The Flesh and Blood of Christ


As we Christians walk our road of Faith, Hope, and Charity, we have many acts of faith to fulfill along the way. Among the most important is the reception of the Eucharist, also known as Holy Communion.

What is the Eucharist?  In Greek, the word means: Thanksgiving or Giving of graces.

The Eucharist is where Christ physically gives His Body and Blood to the faithful through this controversial act.  Why is it controversial in the Christian Church today?  Well, there are some Christians who believe in the real presence of Christ in the bread and the wine; and, there are others who do not.

This controversy over the Body and Blood of Christ isn’t new by any means.  And in fact, we can see the seeds of the conflict in the Gospel of John as Jesus spoke at Capharnaum:

John 6:26-58 – “Jesus answered them, and said: Amen, amen I say to you, you seek me, not because you have seen miracles, but because you did eat of the loaves, and were filled. Labour not for the meat which perishes, but for that which endures unto life everlasting, which the Son of man will give you. For him hath God, the Father, sealed. They said therefore unto him: What shall we do, that we may work the works of God? Jesus answered, and said to them: This is the work of God, that you believe in him whom he hath sent. They said therefore to him: What sign therefore dost thou shew, that we may see, and may believe thee? What dost thou work? Our fathers did eat manna in the desert, as it is written: He gave them bread from heaven to eat. Then Jesus said to them: Amen, amen I say to you; Moses gave you not bread from heaven, but my Father gives you the true bread from heaven. For the bread of God is that which comes down from heaven, and gives life to the world. They said therefore unto him: Lord, give us always this bread.

And Jesus said to them: I am the bread of life: he that comes to me shall not hunger: and he that believes in me shall never thirst. But I said unto you, that you also have seen me, and you believe not. All that the Father gives to me shall come to me; and him that comes to me, I will not cast out. Because I came down from heaven, not to do my own will, but the will of him that sent me. Now this is the will of the Father who sent me: that of all that he hath given me, I should lose nothing; but should raise it up again in the last day. And this is the will of my Father that sent me: that every one who sees the Son, and believes in him, may have life everlasting, and I will raise him up in the last day.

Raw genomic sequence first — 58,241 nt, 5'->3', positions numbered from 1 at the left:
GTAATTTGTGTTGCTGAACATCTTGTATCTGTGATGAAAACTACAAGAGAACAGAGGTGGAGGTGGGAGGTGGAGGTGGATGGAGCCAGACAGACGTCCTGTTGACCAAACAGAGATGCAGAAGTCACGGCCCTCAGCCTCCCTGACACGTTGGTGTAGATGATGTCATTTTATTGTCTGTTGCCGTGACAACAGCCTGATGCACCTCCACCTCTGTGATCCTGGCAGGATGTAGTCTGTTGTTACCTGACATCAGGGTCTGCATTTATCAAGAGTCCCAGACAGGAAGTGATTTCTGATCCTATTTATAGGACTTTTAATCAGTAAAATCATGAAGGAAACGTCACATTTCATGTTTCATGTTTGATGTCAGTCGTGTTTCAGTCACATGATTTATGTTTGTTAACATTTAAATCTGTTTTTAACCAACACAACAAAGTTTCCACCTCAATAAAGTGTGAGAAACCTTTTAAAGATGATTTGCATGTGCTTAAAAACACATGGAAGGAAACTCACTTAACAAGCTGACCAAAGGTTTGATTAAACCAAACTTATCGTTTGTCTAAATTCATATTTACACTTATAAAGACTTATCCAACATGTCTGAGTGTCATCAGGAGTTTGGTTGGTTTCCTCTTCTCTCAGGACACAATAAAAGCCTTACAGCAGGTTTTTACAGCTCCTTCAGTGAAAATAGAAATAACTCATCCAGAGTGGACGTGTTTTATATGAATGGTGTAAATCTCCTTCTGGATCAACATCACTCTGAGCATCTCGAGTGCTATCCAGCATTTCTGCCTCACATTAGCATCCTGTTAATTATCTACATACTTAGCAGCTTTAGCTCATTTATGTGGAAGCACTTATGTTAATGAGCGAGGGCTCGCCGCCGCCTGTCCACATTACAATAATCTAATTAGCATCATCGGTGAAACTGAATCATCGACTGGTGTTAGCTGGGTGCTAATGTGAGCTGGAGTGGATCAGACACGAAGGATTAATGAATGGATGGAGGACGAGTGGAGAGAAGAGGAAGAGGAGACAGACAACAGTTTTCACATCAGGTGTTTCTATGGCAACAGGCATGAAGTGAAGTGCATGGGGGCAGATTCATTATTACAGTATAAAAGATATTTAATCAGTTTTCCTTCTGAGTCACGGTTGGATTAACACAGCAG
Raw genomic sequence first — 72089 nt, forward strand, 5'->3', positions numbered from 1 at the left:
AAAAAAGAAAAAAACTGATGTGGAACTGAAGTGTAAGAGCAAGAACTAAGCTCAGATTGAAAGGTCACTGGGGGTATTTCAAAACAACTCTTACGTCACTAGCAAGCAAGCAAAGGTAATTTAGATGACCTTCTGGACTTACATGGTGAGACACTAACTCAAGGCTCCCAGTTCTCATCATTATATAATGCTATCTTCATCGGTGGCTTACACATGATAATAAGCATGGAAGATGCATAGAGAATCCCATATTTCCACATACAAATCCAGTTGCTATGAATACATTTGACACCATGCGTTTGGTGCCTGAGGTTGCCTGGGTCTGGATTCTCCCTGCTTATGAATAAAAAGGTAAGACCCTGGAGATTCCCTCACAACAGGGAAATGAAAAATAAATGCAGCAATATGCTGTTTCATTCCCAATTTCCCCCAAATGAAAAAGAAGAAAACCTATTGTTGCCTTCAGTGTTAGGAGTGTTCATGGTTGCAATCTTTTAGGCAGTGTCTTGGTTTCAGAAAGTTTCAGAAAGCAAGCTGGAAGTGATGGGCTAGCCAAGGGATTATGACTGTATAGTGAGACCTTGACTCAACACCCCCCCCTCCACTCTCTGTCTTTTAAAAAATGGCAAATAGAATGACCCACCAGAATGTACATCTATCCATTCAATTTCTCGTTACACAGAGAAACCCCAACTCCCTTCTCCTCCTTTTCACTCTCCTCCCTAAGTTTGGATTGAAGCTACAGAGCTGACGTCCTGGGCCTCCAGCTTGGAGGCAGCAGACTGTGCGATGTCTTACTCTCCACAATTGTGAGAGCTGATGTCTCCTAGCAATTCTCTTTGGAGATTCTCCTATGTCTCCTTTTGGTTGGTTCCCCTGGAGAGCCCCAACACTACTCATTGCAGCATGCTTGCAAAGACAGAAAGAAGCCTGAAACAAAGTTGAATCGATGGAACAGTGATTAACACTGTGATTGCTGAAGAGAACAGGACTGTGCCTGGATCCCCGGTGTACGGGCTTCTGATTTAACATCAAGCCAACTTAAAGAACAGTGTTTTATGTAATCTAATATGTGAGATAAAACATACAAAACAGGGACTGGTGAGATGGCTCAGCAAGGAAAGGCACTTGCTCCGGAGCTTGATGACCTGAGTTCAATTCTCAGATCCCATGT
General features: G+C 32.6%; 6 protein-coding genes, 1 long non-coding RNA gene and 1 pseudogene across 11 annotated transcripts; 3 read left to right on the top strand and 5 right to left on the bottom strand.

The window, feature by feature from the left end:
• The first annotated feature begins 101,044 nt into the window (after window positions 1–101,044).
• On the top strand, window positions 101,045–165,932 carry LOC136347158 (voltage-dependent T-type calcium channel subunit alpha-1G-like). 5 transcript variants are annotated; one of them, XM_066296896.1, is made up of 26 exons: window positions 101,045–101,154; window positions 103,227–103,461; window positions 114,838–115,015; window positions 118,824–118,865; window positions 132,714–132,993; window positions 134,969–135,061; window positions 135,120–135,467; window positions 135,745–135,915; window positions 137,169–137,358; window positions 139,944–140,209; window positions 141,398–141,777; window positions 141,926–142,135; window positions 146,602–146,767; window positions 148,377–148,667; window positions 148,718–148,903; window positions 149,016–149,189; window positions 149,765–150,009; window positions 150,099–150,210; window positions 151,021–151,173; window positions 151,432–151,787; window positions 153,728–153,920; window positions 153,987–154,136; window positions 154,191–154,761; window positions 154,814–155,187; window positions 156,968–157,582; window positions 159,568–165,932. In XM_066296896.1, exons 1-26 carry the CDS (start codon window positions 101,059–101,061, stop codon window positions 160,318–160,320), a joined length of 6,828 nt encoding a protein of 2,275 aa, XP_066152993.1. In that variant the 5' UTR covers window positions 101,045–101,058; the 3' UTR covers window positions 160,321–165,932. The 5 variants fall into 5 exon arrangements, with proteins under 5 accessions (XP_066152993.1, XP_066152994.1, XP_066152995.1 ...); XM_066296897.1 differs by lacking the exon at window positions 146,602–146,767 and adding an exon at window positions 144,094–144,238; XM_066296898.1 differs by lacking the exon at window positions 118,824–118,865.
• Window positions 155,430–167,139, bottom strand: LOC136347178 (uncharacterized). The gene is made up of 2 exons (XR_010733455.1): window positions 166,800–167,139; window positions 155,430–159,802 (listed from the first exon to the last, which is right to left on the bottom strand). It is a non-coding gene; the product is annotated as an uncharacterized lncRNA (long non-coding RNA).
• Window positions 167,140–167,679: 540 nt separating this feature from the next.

The Jews therefore murmured at him, because he had said: I am the living bread which came down from heaven. And they said: Is not this Jesus, the son of Joseph, whose father and mother we know? How then saith he, I came down from heaven? Jesus therefore answered, and said to them: Murmur not among yourselves. No man can come to me, except the Father, who hath sent me, draw him; and I will raise him up in the last day. It is written in the prophets: And they shall all be taught of God. Every one that hath heard of the Father, and hath learned, comes to me. Not that any man hath seen the Father; but he who is of God, he hath seen the Father. Amen, amen I say unto you: He that believes in me, hath everlasting life. I am the bread of life. Your fathers did eat manna in the desert, and are dead. This is the bread which comes down from heaven; that if any man eat of it, he may not die. I am the living bread which came down from heaven. If any man eat of this bread, he shall live for ever; and the bread that I will give, is my flesh, for the life of the world. … Amen, amen I say unto you: Except you eat the flesh of the Son of man, and drink his blood, you shall not have life in you. He that eats my flesh, and drinks my blood, hath everlasting life: and I will raise him up in the last day. For my flesh is meat indeed: and my blood is drink indeed. He that eats my flesh, and drinks my blood, abides in me, and I in him. As the living Father hath sent me, and I live by the Father; so he that eats me, the same also shall live by me. This is the bread that came down from heaven. Not as your fathers did eat manna, and are dead. He that eats this bread, shall live for ever.”